Given the importance of medical exams to disability claims and the high cost of VA’s contracts with exam vendors, the VA Office of Inspector General (OIG) set out to determine whether the Veterans Benefits Administration (VBA) oversaw contract medical disability exams to ensure they met quality standards and contractual requirements, established procedures for correcting errors, and gave feedback to vendors to improve exam quality.
VBA’s governance of and accountability for the exam program needs to improve. The identified deficiencies appear to have persisted, at least in part, because of limitations with VBA’s management and oversight of the program at the time of the review. The OIG found VBA’s program was deficient because it hindered the ability to hold vendors accountable for correcting errors and improving exam accuracy. VBA should improve the program to help ensure vendors produce accurate exams to support correct decisions for veterans’ claims.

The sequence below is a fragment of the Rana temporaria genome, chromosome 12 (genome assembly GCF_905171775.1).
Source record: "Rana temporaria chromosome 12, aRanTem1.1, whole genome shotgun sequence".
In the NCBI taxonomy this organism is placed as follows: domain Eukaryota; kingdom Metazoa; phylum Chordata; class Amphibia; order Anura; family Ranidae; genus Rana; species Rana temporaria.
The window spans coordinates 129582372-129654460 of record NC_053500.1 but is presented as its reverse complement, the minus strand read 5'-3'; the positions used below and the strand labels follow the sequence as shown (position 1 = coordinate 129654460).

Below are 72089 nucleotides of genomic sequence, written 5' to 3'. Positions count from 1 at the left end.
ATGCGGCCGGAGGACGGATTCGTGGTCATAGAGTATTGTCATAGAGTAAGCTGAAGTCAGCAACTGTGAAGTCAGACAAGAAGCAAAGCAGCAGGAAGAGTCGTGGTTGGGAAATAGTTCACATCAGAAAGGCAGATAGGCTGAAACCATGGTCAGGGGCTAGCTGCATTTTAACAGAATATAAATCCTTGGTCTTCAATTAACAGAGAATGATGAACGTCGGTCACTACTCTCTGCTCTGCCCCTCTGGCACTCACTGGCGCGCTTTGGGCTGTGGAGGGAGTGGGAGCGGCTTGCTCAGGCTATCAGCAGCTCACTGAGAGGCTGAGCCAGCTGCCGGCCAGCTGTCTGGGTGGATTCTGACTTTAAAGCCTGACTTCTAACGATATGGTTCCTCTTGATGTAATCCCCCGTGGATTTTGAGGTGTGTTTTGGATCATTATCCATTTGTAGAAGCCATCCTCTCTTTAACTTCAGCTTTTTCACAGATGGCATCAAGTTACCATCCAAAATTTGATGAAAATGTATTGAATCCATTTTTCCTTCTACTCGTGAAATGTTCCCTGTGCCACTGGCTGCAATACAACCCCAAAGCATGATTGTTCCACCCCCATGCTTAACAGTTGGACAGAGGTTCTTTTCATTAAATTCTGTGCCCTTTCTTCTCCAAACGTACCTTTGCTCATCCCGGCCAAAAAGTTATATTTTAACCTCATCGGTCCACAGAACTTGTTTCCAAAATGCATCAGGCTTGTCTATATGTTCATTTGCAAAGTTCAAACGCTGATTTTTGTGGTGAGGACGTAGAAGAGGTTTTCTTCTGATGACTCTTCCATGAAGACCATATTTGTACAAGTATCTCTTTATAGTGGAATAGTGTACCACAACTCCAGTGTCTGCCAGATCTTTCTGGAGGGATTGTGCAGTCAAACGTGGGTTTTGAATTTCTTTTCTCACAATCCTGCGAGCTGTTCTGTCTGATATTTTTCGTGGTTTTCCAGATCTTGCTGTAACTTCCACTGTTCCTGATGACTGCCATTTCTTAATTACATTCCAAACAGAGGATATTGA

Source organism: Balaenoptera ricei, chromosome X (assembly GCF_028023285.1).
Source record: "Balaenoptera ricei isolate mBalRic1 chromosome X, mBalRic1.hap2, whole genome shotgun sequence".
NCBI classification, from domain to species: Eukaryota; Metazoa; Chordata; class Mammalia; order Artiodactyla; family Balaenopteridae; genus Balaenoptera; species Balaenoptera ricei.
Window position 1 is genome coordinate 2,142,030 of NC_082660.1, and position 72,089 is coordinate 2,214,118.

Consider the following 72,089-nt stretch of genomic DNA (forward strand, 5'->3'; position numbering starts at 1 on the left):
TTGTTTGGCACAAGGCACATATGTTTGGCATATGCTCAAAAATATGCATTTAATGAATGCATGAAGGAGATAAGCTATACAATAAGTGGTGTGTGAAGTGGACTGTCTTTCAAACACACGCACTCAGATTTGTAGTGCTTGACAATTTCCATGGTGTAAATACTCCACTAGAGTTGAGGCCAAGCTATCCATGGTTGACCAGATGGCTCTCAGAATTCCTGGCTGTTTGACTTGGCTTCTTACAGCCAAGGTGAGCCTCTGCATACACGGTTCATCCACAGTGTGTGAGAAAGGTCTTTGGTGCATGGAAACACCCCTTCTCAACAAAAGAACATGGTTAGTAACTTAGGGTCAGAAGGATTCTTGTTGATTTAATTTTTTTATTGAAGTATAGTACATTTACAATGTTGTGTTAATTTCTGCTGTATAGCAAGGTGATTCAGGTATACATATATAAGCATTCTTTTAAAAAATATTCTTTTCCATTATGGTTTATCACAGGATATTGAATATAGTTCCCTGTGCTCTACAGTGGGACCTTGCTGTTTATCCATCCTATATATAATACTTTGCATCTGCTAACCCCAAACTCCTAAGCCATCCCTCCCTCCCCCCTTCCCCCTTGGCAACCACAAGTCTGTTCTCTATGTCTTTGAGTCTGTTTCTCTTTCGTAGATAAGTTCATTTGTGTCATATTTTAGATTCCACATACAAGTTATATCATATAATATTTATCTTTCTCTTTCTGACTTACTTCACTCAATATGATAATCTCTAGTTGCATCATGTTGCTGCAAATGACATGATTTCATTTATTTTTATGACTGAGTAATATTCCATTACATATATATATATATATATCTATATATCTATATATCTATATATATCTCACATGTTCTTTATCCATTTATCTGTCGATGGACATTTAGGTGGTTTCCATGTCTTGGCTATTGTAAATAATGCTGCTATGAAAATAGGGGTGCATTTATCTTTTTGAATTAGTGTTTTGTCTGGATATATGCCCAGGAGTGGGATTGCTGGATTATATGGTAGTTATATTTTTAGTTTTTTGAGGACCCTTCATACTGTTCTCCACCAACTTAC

Contract exams are a significant investment, and VA has spent nearly $6.8 billion since fiscal year 2017. Some of the exams produced by vendors have not met contractual accuracy requirements. As a result, claims processors may have used inaccurate or insufficient medical evidence to decide veterans’ claims. Therefore, it is vital for VBA to improve the governance and accountability of the program.
The OIG made four recommendations to the acting under secretary for benefits, including ensuring vendors can be held contractually accountable for unsatisfactory performance and establishing procedures for vendors to correct errors. The OIG also recommended requiring the Medical Disability Examination Office to communicate vendor exam errors to the Office of Field Operations and the regional offices and demonstrate progress in correcting them, and analyze all available data to identify systemic errors and provide systemic exam issues and error trends to vendors.